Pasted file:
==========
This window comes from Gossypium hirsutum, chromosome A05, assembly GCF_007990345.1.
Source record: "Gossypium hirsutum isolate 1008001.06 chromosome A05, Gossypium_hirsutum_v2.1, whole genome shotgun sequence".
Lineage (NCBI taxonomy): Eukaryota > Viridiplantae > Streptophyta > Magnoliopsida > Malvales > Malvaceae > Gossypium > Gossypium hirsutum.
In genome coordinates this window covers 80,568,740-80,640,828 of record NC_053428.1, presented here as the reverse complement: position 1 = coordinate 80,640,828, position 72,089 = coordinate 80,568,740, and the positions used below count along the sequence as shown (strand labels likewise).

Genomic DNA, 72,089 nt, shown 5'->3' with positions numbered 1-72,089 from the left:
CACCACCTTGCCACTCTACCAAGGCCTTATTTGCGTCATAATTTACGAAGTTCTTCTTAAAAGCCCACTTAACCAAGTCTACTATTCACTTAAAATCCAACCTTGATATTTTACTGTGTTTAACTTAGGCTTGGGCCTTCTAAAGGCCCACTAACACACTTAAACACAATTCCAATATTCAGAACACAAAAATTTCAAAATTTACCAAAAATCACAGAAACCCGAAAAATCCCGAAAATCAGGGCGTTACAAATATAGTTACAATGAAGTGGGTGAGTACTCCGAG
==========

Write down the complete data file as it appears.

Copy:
This window comes from Gossypium hirsutum, chromosome A05, assembly GCF_007990345.1.
Source record: "Gossypium hirsutum isolate 1008001.06 chromosome A05, Gossypium_hirsutum_v2.1, whole genome shotgun sequence".
Lineage (NCBI taxonomy): Eukaryota > Viridiplantae > Streptophyta > Magnoliopsida > Malvales > Malvaceae > Gossypium > Gossypium hirsutum.
In genome coordinates this window covers 80,568,740-80,640,828 of record NC_053428.1, presented here as the reverse complement: position 1 = coordinate 80,640,828, position 72,089 = coordinate 80,568,740, and the positions used below count along the sequence as shown (strand labels likewise).

Genomic DNA, 72,089 nt, shown 5'->3' with positions numbered 1-72,089 from the left:
CACCACCTTGCCACTCTACCAAGGCCTTATTTGCGTCATAATTTACGAAGTTCTTCTTAAAAGCCCACTTAACCAAGTCTACTATTCACTTAAAATCCAACCTTGATATTTTACTGTGTTTAACTTAGGCTTGGGCCTTCTAAAGGCCCACTAACACACTTAAACACAATTCCAATATTCAGAACACAAAAATTTCAAAATTTACCAAAAATCACAGAAACCCGAAAAATCCCGAAAATCAGGGCGTTACAAATATAGTTACAATGAAGTGGGTGAGTACTCCGAG